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Dc Comics v. Pacific Pictures Corp.

December 5, 2012


The opinion of the court was delivered by: Otis D. Wright, II United States District Judge


On October 17, 2012, this Court granted DC Comics' motion for partial summary judgment on its interest in the Superman copyrights, and denied Defendants' cross-motion. The parties have now filed four additional outstanding motions.

The Court begins with DC's motion for an evidentiary hearing. [500] DC argues "Toberoff's misconduct warrants terminating sanctions on DC's Fifth Claim and perhaps others." (Mot at 22.) Along with others, however, DC's Fifth Claim is currently before the Ninth Circuit on review from this Court's denial of Defendants' Anti-SLAPP motion. See Griggs v. Provident Consumer Discount Co., 459 U.S. 56, 58 (1982) ("The filing of a notice of appeal is an event of jurisdictional significance -- it confers jurisdiction on the court of appeals and divests the district court of its control over those aspects of the case involved in the appeal."). Accordingly, the Court lacks the jurisdiction to pass on the merits of this claim and the motion is DENIED WITHOUT PREJUDICE.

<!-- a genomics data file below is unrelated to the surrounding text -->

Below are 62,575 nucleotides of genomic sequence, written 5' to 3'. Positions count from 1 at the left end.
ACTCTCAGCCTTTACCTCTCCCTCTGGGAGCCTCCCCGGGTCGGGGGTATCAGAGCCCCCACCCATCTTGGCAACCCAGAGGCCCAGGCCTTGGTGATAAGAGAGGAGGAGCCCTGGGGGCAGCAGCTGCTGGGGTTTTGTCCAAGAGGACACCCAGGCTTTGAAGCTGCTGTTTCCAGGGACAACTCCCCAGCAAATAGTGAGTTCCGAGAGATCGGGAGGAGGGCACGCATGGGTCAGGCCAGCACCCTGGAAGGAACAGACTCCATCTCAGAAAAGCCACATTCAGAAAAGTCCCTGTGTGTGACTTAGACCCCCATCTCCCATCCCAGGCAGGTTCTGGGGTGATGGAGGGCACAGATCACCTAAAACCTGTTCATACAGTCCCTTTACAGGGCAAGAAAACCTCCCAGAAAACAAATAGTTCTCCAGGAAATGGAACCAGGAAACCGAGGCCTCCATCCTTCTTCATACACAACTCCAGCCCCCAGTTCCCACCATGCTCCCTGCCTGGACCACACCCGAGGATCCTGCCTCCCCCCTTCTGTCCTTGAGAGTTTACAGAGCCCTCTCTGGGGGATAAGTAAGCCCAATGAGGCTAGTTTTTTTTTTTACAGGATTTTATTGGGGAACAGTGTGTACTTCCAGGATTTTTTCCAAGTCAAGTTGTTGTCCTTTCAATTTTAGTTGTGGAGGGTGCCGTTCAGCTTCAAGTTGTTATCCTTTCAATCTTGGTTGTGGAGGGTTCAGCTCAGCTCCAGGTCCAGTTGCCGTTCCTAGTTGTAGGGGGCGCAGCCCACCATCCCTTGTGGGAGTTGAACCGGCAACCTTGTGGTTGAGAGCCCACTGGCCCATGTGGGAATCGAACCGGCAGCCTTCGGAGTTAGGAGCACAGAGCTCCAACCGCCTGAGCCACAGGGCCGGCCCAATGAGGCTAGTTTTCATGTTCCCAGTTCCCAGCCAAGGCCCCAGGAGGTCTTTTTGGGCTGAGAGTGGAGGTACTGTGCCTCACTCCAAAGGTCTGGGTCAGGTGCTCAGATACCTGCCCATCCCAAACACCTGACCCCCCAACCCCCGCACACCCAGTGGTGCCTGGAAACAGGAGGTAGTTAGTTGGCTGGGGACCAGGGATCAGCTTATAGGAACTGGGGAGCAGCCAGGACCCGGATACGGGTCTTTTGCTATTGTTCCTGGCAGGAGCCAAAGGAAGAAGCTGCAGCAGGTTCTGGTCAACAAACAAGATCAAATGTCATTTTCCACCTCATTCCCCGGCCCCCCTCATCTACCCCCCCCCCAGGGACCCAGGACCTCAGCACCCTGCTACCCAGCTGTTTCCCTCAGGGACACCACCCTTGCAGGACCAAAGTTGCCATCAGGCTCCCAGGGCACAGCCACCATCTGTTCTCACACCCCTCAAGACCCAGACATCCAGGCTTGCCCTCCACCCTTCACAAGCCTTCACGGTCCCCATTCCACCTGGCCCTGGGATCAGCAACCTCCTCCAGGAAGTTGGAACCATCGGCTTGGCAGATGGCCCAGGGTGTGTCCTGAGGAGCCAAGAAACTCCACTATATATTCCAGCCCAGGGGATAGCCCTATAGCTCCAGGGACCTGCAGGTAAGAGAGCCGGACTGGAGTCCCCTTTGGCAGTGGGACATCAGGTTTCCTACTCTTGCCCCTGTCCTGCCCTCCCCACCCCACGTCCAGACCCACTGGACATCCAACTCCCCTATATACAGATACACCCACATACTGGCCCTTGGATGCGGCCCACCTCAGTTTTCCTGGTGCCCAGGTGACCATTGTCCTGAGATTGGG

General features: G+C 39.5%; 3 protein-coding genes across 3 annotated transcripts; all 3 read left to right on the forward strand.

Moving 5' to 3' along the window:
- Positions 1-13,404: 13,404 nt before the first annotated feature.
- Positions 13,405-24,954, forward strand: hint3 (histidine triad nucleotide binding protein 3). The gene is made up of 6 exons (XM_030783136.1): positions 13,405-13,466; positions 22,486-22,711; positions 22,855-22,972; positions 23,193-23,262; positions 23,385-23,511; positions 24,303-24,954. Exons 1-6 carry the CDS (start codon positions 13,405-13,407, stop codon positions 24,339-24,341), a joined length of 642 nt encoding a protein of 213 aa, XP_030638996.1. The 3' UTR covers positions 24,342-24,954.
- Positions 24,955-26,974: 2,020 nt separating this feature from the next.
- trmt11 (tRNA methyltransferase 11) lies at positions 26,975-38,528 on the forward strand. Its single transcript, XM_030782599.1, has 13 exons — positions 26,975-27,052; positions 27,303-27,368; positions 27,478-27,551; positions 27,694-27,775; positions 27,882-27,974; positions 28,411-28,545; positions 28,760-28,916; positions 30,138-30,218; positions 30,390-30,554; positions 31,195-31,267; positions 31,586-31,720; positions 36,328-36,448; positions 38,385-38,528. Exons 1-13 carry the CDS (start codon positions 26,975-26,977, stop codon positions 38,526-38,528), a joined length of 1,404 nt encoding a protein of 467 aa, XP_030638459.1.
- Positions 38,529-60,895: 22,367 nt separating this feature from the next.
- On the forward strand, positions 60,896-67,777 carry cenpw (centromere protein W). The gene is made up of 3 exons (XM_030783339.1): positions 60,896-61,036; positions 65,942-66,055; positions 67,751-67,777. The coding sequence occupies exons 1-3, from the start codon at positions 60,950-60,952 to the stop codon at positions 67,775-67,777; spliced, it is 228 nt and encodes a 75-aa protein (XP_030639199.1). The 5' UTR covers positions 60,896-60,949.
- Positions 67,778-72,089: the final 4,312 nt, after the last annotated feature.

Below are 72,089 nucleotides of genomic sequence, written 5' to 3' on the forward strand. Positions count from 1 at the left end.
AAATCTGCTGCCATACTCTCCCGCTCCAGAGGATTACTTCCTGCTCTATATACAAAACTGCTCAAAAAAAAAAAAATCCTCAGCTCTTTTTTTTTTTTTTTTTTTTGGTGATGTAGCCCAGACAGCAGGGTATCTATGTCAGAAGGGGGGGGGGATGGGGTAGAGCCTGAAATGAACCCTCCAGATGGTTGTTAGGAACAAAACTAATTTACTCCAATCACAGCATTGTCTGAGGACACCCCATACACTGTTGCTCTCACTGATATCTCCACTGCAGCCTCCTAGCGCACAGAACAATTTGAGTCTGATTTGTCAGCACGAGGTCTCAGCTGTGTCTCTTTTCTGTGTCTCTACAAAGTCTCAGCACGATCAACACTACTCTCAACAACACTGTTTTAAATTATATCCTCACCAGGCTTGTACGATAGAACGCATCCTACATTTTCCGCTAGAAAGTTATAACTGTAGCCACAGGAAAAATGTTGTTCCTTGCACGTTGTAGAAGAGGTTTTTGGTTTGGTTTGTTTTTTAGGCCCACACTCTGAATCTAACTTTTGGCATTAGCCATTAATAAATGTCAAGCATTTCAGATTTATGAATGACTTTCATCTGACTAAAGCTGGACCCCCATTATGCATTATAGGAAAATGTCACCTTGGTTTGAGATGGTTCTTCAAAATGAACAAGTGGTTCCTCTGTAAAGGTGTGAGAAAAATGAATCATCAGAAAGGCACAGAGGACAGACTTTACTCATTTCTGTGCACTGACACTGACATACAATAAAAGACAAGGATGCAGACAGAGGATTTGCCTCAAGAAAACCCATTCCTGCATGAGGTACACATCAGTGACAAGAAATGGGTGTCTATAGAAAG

DC next moves for Reconsideration of the May 23, 2011 Order Denying Motion for Review Re: Production of Defendants' Consent Agreement. [51] As DC explains, "[t]he Consent Agreement relates to [the then] pending summary judgment motions, particularly as DC's unclean-hands claim alleges that the Consent Agreement contains an improper quid pro quo in which the Siegels will pay off the Shusters for falsely disclaiming any ownership interest in the Superboy character." (Mot. at 1; see also Mot. 13 ("The Superboy quid pro quo is at the heart of DC's First Claim.").) Not only has this discovery matter been repeatedly litigated and reviewed, but now that the Court has resolved DC's First claim in its favor, it follows that this motion is MOOT.

Not to be outdone, Defendants move to Vacate the Order on Motion for Partial Summary Judgment. [514] Defendants bring this motion "on the grounds that DC engaged in discovery misconduct that prevented Defendants from fully and fairly developing their case in discovery and thereafter presenting their case to the Court on summary judgment." (Notice of Mot. at 1.) Interestingly, Defendants never requested a Rule 56(d) continuance to obtain evidence or otherwise complete discovery. Nevertheless, this "motion is being filed in the alternative to a concurrent motion for entry of judgment pursuant to Fed. R. Civ. P. 54(b) on DC's First and Third Claims." (Id. ("If the Court enters a Rule 54(b) judgment on DC's First Claim, this motion need not be addressed at this time.").) The Court turns to Defendants' Motion For Entry of Rule 54(b) Judgment.

Entry of Rule 54(b) Judgment